Prior to permit issuance, the code official shall review and evaluate the pre-installation recorded video camera survey to determine if the piping system is capable to be relined in accordance with the proposed lining system manufacturer's installation requirements and applicable referenced standards.

717.5 Prohibited applications.

Where review of the pre-installation recorded video camera survey reveals that piping systems are not installed correctly or defects exist, relining shall not be permitted. The defective portions of piping shall be exposed and repaired with pipe and fittings in accordance with this code. Defects shall include, but are not limited to, backgrade or insufficient slope, complete pipe wall deterioration or complete separations such as from tree root invasion or improper support.

717.6 Relining materials.

The relining materials shall be manufactured in compliance with applicable standards and certified as required in Section 303. Fold -and-form pipe reline materials shall be manufactured in compliance with ASTM F1504 or ASTMF1871.

717.7 Installation.

The installation of relining materials shall be performed in accordance with the manufacturer's installation instructions, applicable referenced standards and this code.

717.7.1 Material data report. 

The installer shall record the data as required by the relining material manufacture and applicable standards. The recorded data shall include but is not limited to the location of the project, relining material type, amount of product installed and conditions of the installation. A copy of the data report shall be provided to the code official prior to final approval.

717.8 Post-installation recorded video camera survey. 

The completed relined piping system shall be inspected internally by a recorded video camera survey after the system has been flushed and flow tested with water. The video survey shall be submitted to the code official prior to finalization of the permit. The video survey shall be reviewed and evaluated to provide verification that no defects exist. Any defects identified shall be repaired and replaced in accordance with this code.

717.9 Certification. 

A certification shall be provided in writing to the code official, from the permit holder, that the relining materials have been installed in accordance with the manufacturer's installation instructions, the applicable standards and this code.

717.10 Approval. 

Upon verification of compliance with the requirements of Sections 717.1 through 717.9, the code official shall approve the installation.

Proponent’s reason statement: To date, there has been limited to no code reference for all the technologies currently available to the reline piping systems. Many localities across the country are accepting it as an alternate material and method with no code guidance.

This proposal is not an endorsement of any particular method or process. It does not promote or require relining. It simply provides installation and acceptance criteria when the application is encountered. This language will provide consistent application for all materials and technologies for the industry, including the code official and installers alike.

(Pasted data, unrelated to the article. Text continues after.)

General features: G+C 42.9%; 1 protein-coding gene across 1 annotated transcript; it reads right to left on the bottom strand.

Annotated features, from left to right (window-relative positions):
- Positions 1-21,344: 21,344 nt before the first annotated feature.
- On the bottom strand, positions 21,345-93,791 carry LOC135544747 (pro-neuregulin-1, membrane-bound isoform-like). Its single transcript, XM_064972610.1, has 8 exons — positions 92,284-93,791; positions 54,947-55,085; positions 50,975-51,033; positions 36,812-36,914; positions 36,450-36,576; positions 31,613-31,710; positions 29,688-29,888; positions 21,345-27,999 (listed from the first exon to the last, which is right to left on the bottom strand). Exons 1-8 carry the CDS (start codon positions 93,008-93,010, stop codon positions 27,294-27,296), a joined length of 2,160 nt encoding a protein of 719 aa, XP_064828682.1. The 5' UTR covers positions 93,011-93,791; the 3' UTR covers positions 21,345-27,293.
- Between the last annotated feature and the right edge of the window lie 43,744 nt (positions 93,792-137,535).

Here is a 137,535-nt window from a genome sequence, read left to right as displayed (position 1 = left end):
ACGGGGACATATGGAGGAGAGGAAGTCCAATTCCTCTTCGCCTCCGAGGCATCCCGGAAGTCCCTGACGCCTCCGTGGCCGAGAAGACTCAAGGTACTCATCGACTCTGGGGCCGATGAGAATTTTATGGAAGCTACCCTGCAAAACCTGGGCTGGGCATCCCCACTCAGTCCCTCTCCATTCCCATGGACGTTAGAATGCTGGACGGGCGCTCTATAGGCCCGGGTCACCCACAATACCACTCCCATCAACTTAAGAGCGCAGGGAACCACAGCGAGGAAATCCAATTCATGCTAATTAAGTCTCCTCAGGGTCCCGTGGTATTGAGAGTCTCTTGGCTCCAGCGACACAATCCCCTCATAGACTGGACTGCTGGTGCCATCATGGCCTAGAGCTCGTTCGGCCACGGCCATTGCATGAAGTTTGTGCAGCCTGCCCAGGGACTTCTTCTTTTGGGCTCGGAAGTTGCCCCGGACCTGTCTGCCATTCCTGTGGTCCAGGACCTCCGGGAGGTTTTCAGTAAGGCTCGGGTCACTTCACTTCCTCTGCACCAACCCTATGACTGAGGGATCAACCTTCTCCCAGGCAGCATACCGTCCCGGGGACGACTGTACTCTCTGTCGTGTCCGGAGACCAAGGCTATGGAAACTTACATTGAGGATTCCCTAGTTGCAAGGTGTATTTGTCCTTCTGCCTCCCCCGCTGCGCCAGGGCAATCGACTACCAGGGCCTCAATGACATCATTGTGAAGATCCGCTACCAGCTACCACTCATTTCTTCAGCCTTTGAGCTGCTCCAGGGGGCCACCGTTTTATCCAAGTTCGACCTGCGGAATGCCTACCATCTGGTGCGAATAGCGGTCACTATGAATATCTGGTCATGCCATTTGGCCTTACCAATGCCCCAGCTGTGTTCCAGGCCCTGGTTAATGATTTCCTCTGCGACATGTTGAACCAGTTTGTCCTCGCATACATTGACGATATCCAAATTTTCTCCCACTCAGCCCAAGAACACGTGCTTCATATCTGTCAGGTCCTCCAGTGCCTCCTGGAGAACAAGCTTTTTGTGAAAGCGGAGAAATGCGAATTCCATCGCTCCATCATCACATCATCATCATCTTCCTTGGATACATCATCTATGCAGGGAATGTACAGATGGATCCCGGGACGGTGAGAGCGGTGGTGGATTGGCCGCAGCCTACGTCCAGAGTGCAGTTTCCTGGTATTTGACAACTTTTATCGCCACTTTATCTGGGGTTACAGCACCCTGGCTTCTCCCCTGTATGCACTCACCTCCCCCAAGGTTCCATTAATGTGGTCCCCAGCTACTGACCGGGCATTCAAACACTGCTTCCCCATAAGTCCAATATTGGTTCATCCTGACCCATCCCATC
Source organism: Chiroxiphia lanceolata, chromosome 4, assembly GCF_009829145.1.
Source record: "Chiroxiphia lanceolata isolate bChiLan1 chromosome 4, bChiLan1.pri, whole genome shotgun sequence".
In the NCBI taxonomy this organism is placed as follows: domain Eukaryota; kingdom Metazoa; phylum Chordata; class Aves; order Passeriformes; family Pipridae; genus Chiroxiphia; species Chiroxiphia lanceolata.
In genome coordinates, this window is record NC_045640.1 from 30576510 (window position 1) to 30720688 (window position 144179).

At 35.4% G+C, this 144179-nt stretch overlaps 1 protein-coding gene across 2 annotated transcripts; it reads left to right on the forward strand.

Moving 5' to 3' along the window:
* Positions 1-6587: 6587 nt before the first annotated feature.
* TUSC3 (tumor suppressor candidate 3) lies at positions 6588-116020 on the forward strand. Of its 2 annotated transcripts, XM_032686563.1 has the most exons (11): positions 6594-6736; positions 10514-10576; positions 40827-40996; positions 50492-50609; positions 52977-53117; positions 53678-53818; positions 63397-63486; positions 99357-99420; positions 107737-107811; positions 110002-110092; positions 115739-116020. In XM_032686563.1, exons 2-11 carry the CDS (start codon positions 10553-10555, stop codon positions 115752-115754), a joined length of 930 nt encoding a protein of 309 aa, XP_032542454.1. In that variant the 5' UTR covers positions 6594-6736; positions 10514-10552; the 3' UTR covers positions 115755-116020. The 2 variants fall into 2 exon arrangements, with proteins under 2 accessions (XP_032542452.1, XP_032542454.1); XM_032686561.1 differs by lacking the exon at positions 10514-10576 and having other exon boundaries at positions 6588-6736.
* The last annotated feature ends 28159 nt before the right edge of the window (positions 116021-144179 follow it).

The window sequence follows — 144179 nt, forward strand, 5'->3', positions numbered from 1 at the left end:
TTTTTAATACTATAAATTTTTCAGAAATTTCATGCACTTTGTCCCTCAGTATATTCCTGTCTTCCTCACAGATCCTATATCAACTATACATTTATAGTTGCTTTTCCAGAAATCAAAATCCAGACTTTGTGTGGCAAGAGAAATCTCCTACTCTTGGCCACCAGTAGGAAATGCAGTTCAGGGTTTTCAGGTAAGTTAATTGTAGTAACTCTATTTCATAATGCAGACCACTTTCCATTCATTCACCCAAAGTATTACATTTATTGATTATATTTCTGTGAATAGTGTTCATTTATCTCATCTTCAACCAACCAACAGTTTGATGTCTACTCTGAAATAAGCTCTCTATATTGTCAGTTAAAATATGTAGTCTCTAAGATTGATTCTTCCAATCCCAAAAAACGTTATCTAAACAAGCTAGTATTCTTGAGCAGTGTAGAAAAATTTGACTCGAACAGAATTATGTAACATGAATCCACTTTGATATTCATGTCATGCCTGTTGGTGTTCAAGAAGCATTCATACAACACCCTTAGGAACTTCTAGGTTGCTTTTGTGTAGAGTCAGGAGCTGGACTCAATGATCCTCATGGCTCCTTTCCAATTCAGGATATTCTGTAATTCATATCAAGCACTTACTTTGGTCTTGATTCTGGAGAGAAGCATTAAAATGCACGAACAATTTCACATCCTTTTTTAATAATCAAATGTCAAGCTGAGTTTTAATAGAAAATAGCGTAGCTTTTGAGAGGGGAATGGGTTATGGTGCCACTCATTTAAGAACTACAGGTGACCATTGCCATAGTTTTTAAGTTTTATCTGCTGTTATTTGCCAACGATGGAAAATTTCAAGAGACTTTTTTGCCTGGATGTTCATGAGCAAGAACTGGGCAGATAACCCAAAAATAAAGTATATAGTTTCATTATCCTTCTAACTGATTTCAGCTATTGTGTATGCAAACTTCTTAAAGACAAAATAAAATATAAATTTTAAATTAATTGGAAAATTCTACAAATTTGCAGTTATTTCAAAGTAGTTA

Pipe relining technology has been successfully used for many years. It began with larger utility piping systems and has progressed into smaller piping systems that are privately owned and fall within the purview of the plumbing code. The process reduces the impact of open trench excavations and thereby reduces repair cost, according to industry data.

My comments: This code change includes language and a reference standard on relining existing building sewers and building drains. Many building sewers that have corrosion issues or leaking joints must have the building floor sawcut and removed and replaced with new pipe. This new code language gives a building owner a less expensive and less disruptive option of relining the sewer.

There are several relining options, and there are new industry standards approved for relining sewers. This code change now allows relining as an approved option to removal and replacement. The referenced standards, ASTM F1504 and F1871, in section 717.6 were already referenced in the 2018 International Residential Code. This code change was to allow slip-lining of sewers in the IPC.

Code Change: IPC Section 717 (New), Chapter 15

IPC Section 717 (new), 717.1 (new), Chapter 15

My comments: This code change proposal, as with many others code changes that added new language to the end of the code section and continued with the numbering that was published in the prior edition of the code, will have many new code change proposals submitted with the same proposed code section number.

As other proposals are submitted to a code section, they are renumbered by ICC staff in a logical order. ICC staff will renumber the code sections that get approved after the final vote on the code commentary hearings. The code language below was also numbered 717, as was the previous code change. Printed below is the code change, as it was renumbered and reworded to follow the format of the previous code language on this subject. The new code language is as follows:

The code section was renumbered and rearranged to follow the format from the previous code sections. The following text is the code language as finally edited:



718.1 Cure-in-place

Sectional and Cure-in-place rehabilitation of Building Sewer piping and Sewer Service Lateral piping shall be in accordance with ASTM F2599. Main & lateral cure-in-place rehabilitation of building sewer and sewer service lateral pipe and their connections to the main sewer pipe shall be in accordance with ASTM F2561. Hydrophilic rings or gaskets in cure-in-place rehabilitation of building sewer piping and sewer service laterals shall be in accordance with ASTM F3240 to Assure water tightness and elimination of groundwater penetration.

Proponent’s reason statement: To add necessary requirements for the rehabilitation of building sewers and sewer service laterals that are currently missing from the IPC.

My comments: This code change includes language and a reference standard on cure-in-place relining of existing building sewers and sewer service lateral piping. This is a less-expensive option to installing a new sewer pipe.

There is a new industry standard approved for relining sewers with cure-in-place methods. This code change now allows relining with cure-in-place linings as an approved method when they comply with the refenced standards, ASTM F2599, F2561 and F3240.

This is a continuation of coverage on the significant plumbing code changes from the 2018 to the 2020 International Plumbing Code. Over the next few months, we will continue with the significant changes to the IPC. Following that, we will cover the significant changes to the Uniform Plumbing Code.